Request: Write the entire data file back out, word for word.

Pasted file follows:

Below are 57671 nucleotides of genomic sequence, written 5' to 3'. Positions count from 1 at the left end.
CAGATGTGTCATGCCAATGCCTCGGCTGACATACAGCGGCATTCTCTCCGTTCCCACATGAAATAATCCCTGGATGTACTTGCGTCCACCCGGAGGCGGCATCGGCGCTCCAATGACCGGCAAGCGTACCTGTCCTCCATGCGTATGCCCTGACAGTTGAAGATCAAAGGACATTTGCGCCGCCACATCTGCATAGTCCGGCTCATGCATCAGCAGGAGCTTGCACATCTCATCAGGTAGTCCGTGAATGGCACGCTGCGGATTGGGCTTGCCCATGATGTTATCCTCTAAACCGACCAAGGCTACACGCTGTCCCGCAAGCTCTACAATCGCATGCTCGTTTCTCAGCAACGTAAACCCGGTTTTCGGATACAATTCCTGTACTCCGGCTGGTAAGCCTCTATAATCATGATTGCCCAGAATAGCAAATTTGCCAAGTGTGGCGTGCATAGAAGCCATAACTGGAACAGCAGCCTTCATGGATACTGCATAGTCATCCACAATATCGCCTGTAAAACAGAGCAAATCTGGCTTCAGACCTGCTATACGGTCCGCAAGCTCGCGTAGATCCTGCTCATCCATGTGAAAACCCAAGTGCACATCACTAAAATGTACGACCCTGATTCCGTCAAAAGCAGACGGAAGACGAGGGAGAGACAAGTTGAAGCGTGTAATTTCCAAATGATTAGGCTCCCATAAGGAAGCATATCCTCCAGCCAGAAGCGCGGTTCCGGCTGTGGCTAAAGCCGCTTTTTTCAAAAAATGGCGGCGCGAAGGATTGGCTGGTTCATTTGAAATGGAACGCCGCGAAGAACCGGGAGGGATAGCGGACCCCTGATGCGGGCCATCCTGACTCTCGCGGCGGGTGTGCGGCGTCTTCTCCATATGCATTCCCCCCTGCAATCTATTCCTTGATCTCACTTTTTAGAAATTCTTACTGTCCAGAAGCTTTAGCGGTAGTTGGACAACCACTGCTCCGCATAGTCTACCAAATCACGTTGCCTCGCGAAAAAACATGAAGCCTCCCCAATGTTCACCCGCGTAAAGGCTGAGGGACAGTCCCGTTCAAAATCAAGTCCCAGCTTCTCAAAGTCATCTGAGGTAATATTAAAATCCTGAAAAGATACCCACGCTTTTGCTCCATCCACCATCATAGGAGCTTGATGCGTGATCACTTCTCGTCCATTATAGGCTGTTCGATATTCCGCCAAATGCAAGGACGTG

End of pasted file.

Below are 57671 nucleotides of genomic sequence, written 5' to 3'. Positions count from 1 at the left end.
CAGATGTGTCATGCCAATGCCTCGGCTGACATACAGCGGCATTCTCTCCGTTCCCACATGAAATAATCCCTGGATGTACTTGCGTCCACCCGGAGGCGGCATCGGCGCTCCAATGACCGGCAAGCGTACCTGTCCTCCATGCGTATGCCCTGACAGTTGAAGATCAAAGGACATTTGCGCCGCCACATCTGCATAGTCCGGCTCATGCATCAGCAGGAGCTTGCACATCTCATCAGGTAGTCCGTGAATGGCACGCTGCGGATTGGGCTTGCCCATGATGTTATCCTCTAAACCGACCAAGGCTACACGCTGTCCCGCAAGCTCTACAATCGCATGCTCGTTTCTCAGCAACGTAAACCCGGTTTTCGGATACAATTCCTGTACTCCGGCTGGTAAGCCTCTATAATCATGATTGCCCAGAATAGCAAATTTGCCAAGTGTGGCGTGCATAGAAGCCATAACTGGAACAGCAGCCTTCATGGATACTGCATAGTCATCCACAATATCGCCTGTAAAACAGAGCAAATCTGGCTTCAGACCTGCTATACGGTCCGCAAGCTCGCGTAGATCCTGCTCATCCATGTGAAAACCCAAGTGCACATCACTAAAATGTACGACCCTGATTCCGTCAAAAGCAGACGGAAGACGAGGGAGAGACAAGTTGAAGCGTGTAATTTCCAAATGATTAGGCTCCCATAAGGAAGCATATCCTCCAGCCAGAAGCGCGGTTCCGGCTGTGGCTAAAGCCGCTTTTTTCAAAAAATGGCGGCGCGAAGGATTGGCTGGTTCATTTGAAATGGAACGCCGCGAAGAACCGGGAGGGATAGCGGACCCCTGATGCGGGCCATCCTGACTCTCGCGGCGGGTGTGCGGCGTCTTCTCCATATGCATTCCCCCCTGCAATCTATTCCTTGATCTCACTTTTTAGAAATTCTTACTGTCCAGAAGCTTTAGCGGTAGTTGGACAACCACTGCTCCGCATAGTCTACCAAATCACGTTGCCTCGCGAAAAAACATGAAGCCTCCCCAATGTTCACCCGCGTAAAGGCTGAGGGACAGTCCCGTTCAAAATCAAGTCCCAGCTTCTCAAAGTCATCTGAGGTAATATTAAAATCCTGAAAAGATACCCACGCTTTTGCTCCATCCACCATCATAGGAGCTTGATGCGTGATCACTTCTCGTCCATTATAGGCTGTTCGATATTCCGCCAAATGCAAGGACGTG